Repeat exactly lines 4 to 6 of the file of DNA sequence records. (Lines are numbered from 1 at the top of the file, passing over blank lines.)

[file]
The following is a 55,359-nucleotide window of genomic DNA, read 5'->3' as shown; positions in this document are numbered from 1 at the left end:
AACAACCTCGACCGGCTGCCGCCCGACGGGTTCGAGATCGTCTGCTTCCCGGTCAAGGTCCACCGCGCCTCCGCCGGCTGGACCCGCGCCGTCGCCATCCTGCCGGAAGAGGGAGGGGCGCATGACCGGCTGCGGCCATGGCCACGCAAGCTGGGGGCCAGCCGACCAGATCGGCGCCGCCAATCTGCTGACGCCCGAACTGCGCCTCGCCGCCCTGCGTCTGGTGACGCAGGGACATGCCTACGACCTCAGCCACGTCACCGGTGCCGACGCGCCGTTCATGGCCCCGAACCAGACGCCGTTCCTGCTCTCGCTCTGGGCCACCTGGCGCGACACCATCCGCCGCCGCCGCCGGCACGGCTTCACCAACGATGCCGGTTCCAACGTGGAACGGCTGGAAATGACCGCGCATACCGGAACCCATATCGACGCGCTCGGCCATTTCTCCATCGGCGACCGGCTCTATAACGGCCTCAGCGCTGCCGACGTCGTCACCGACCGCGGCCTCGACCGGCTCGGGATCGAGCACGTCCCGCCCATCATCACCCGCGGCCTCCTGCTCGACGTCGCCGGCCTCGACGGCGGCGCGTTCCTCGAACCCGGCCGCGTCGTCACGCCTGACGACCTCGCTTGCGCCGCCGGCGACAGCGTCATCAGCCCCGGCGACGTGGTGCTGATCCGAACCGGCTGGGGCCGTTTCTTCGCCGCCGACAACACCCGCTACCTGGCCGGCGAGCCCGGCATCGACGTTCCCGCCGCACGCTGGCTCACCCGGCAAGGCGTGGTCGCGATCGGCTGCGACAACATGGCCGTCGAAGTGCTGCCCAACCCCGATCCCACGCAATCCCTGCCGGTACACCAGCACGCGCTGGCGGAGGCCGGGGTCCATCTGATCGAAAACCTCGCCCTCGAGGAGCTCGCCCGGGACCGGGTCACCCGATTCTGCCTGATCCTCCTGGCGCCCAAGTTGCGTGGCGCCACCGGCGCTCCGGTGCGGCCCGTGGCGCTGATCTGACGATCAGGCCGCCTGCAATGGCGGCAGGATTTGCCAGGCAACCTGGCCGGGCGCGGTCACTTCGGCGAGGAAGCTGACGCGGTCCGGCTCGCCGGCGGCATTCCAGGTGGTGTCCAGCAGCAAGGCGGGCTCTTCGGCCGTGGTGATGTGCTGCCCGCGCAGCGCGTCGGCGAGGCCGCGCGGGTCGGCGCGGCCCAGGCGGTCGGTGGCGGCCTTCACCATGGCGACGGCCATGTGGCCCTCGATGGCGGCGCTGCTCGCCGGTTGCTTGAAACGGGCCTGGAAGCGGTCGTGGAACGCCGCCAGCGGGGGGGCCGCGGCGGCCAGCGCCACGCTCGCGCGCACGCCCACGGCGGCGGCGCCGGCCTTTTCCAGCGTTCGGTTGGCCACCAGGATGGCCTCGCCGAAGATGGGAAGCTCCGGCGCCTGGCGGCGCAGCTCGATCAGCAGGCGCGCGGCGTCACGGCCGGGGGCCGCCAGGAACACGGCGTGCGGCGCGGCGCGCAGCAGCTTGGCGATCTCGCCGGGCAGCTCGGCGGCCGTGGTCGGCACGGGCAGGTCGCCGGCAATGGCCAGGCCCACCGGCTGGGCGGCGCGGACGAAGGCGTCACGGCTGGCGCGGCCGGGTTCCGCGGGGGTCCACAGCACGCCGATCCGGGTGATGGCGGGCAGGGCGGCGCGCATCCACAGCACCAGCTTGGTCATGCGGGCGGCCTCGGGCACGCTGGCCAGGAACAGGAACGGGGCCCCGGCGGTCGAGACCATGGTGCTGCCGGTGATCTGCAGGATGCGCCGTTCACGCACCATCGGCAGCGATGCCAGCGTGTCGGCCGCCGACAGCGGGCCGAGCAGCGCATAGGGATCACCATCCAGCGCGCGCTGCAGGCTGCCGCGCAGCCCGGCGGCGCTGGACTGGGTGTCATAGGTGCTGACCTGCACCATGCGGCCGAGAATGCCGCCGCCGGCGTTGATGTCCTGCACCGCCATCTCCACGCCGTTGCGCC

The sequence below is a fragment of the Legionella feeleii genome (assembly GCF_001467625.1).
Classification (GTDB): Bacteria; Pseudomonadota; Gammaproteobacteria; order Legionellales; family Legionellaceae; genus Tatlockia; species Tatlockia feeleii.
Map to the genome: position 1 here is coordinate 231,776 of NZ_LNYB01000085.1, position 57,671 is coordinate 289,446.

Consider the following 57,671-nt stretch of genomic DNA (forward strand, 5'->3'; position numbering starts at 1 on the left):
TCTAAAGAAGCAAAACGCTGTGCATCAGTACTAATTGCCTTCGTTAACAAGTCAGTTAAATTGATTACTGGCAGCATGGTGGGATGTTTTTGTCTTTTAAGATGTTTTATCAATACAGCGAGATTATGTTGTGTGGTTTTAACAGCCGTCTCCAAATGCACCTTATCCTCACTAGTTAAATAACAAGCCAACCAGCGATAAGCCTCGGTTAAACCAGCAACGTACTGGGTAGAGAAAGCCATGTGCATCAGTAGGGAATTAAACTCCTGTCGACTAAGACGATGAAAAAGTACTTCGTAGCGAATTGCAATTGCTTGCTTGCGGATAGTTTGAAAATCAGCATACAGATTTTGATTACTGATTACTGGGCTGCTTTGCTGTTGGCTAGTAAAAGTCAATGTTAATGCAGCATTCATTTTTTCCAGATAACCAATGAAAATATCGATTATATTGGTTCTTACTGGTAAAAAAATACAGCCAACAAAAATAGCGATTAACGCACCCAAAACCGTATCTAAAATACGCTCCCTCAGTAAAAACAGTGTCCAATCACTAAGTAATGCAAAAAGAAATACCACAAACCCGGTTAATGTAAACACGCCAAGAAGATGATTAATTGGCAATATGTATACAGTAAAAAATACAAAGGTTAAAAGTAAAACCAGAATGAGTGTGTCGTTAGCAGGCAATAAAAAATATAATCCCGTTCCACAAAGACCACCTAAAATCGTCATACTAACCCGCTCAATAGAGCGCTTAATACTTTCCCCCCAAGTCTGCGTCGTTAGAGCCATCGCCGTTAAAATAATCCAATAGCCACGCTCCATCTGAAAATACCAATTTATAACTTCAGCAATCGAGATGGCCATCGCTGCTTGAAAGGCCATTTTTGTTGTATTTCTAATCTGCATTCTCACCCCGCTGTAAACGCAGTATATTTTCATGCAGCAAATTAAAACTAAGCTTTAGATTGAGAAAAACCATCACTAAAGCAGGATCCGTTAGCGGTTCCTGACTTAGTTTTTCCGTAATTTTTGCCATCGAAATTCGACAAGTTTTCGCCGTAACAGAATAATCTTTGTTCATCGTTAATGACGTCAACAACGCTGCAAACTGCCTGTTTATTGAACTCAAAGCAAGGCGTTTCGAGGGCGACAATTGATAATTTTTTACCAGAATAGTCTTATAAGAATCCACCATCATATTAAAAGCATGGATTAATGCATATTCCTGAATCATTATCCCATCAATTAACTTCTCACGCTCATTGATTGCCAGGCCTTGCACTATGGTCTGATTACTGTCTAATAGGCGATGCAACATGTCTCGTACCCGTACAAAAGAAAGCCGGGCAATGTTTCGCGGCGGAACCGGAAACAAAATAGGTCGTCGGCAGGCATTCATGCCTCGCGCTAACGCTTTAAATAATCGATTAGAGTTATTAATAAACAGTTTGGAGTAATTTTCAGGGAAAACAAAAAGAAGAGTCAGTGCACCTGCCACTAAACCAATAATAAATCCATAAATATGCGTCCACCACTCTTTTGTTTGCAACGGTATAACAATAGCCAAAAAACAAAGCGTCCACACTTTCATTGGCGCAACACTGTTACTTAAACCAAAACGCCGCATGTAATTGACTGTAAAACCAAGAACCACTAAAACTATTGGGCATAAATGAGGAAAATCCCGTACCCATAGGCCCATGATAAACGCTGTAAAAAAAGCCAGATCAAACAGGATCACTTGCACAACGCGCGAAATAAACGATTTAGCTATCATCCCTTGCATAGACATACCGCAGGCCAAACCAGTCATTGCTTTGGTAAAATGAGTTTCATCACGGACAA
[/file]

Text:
Classification (GTDB): Bacteria; Pseudomonadota; Gammaproteobacteria; order Legionellales; family Legionellaceae; genus Tatlockia; species Tatlockia feeleii.
Map to the genome: position 1 here is coordinate 231,776 of NZ_LNYB01000085.1, position 57,671 is coordinate 289,446.

Consider the following 57,671-nt stretch of genomic DNA (forward strand, 5'->3'; position numbering starts at 1 on the left):